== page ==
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LibO

One interface, many truths

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LibO

Today I’d like to discuss a topic that is constantly recurring about LibreOffice: the overhaul of its interface. I am aware the matter has some real trolling potential, but at least if one wants to troll it is important to get some things straight first.

Is LibreOffice’s interface outdated? It depends who you ask the question. The problem is that some part of the answer is really a matter of taste; another part of it is really about the kind of interface we could have; and yet another side of the matter is the perception of what its interface should be like. Let’s address the three issues separately.

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More: LibreOffice Conference 2014 to be held in Bern this September

And Several Months Later....

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GNU
LibO
Linux
GNOME

We are moving our production GNOME desktop to new physical hardware. After some discussions and reviewing work loads, we decided for now to stay with GNOME 2. The older server was cloned and was finally moved to the new hardware. The server is 100% solid state drives with 80 hyperthreaded cores. This increased capacity was needed for the next project:

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ODF FOI Update: Lost, Found and Lost Again

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LibO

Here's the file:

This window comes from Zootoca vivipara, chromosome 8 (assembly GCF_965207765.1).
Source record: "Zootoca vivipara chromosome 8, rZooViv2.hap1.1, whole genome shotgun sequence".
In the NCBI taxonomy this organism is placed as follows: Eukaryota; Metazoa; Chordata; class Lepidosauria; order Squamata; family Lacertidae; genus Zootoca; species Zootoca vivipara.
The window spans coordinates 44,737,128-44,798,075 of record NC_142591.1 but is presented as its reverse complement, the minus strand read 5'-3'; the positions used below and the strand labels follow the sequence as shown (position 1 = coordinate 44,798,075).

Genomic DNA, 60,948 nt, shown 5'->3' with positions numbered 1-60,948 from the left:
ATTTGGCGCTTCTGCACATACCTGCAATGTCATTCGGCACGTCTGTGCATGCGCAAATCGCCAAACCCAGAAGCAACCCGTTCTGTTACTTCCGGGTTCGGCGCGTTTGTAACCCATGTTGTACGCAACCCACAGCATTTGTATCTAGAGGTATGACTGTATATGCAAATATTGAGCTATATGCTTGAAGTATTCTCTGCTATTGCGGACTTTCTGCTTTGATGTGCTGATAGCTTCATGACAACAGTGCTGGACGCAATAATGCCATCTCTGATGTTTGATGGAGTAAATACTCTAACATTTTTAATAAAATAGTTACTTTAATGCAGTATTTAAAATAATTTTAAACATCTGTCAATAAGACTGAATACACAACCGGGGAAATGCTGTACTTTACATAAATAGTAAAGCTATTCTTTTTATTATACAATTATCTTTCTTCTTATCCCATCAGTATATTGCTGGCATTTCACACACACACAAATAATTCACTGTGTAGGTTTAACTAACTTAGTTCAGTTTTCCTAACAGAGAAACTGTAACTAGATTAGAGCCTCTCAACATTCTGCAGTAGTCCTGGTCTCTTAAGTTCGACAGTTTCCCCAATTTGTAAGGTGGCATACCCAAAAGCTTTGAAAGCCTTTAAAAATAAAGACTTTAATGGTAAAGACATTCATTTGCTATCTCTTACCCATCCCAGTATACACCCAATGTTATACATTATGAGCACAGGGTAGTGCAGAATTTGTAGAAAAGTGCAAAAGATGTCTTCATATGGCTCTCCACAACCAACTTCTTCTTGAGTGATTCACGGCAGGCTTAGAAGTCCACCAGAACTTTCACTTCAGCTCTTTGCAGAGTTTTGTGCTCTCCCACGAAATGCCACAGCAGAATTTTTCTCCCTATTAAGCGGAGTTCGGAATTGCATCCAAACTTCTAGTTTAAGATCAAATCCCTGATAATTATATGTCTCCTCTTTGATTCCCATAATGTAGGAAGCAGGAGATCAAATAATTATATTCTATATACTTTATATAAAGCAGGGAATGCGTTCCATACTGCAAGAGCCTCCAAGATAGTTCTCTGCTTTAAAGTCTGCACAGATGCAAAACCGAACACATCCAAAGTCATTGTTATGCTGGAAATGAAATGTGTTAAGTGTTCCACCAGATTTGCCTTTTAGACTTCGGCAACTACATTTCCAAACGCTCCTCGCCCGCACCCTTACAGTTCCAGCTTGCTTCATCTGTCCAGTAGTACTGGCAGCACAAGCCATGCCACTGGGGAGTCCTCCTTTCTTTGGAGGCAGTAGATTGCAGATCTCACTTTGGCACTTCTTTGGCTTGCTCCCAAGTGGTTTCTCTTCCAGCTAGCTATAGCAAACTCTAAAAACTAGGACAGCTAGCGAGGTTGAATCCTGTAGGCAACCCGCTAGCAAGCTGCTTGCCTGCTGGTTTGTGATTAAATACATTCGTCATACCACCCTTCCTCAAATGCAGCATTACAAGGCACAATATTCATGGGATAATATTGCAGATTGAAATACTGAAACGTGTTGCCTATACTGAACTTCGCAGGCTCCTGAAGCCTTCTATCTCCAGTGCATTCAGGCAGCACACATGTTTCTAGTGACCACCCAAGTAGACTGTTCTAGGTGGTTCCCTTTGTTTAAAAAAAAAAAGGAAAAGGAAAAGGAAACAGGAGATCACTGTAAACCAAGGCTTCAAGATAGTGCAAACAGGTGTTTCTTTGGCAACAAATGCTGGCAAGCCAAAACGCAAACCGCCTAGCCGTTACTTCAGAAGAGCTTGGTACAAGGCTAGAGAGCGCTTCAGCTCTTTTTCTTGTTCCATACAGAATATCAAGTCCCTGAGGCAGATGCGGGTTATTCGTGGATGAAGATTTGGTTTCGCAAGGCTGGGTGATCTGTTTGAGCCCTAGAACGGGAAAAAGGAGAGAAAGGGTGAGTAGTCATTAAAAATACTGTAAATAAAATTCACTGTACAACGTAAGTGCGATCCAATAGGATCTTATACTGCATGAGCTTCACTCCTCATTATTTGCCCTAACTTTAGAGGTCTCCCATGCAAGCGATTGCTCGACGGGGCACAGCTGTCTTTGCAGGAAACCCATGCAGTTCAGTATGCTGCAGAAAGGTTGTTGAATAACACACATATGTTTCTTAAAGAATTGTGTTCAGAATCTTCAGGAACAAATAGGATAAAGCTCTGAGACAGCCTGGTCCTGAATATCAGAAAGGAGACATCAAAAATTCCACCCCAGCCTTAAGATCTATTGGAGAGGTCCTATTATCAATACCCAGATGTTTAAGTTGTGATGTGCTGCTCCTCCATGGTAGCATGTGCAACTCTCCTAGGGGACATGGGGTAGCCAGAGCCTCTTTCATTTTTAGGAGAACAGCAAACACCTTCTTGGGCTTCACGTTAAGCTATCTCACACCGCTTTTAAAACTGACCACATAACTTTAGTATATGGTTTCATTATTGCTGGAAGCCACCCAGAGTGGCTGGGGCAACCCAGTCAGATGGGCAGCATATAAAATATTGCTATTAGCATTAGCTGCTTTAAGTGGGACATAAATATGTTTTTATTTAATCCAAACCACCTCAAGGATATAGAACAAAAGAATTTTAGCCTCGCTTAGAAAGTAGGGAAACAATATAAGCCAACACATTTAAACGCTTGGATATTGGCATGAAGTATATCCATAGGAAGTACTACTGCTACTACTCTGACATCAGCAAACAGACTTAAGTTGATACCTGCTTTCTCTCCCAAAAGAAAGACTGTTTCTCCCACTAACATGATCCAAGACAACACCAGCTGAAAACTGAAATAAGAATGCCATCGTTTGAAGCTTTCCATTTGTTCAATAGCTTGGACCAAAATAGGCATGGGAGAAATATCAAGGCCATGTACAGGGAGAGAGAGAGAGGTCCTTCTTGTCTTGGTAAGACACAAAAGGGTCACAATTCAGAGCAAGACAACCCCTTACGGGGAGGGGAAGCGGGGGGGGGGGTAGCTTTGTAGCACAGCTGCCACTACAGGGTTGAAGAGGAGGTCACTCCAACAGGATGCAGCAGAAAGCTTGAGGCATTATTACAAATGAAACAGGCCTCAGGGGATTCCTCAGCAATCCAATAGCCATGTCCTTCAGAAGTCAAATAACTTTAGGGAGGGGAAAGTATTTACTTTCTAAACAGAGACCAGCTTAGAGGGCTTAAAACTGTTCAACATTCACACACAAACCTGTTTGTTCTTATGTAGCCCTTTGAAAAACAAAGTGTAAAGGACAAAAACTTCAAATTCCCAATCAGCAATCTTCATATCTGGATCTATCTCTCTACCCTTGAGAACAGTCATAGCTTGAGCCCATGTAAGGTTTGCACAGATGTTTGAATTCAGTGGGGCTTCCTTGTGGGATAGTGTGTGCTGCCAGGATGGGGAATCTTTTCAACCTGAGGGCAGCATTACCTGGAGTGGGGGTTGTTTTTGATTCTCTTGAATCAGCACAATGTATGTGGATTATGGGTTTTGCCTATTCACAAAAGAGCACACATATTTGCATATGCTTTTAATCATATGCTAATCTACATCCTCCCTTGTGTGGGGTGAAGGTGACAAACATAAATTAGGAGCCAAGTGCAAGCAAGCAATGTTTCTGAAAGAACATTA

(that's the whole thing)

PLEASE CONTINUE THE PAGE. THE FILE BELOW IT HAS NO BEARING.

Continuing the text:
Microsoft
OOo

This is really one of the most ridiculous get-out clauses, because it is so wide. The whole point of the FOI system is so that we can see precisely what is being said in these discussions, and to find out what companies are saying behind closed doors - and what ministers are replying. Although it's laudable that the Department for Business Innovation and Skills got in touch to correct its response to me, it's rather rich to do so and then simply refuse point-blank to release any of the information it has just found.

The only consolation is that whatever Microsoft whispered in the corridors of power to de-rail the move to ODF - since I hardly imagine it was a fervent supporter of the idea - it didn't work. However, there are doubtless many other occasions when it did, but we will never know. That's just unacceptable in a modern democracy.

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LibreOffice is coming to Android

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Android
LibO

I've been hoping to see this headline for some time now. At the first LibreOffice Conference, the Document Foundation announced its plans to migrate LibreOffice to mobile devices. The plan didn't include a total rewrite of the code, but repurposing at least 90% of the current code base. That meant the majority of the work was already done. That last remaining 10%? The user interface. The 90% already compiles on Android -- so there is a working model. Of course, what good is a working model without an interface to go along with it?

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LibreOffice 4.2.6 “Still” Released by The Document Foundation

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LibO

The developers from The Document Foundation have released a new stable build in the 4.2.x version of LibreOffice, just a few days after the main branch of the suite, 4.3, made its grand appearance.

“The Document Foundation announces LibreOffice 4.2.6 ‘Still,’ the seventh and last minor release of the most solid version of the software, ready for enterprise deployments and conservative users. LibreOffice 4.2.6 arrives just one week after the successful launch of LibreOffice 4.3 ‘Fresh,’ the most feature rich version of the office suite,” reads the official announcement.

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LibreOffice 4.3 Open-Source Office Suite Enhances the User Experience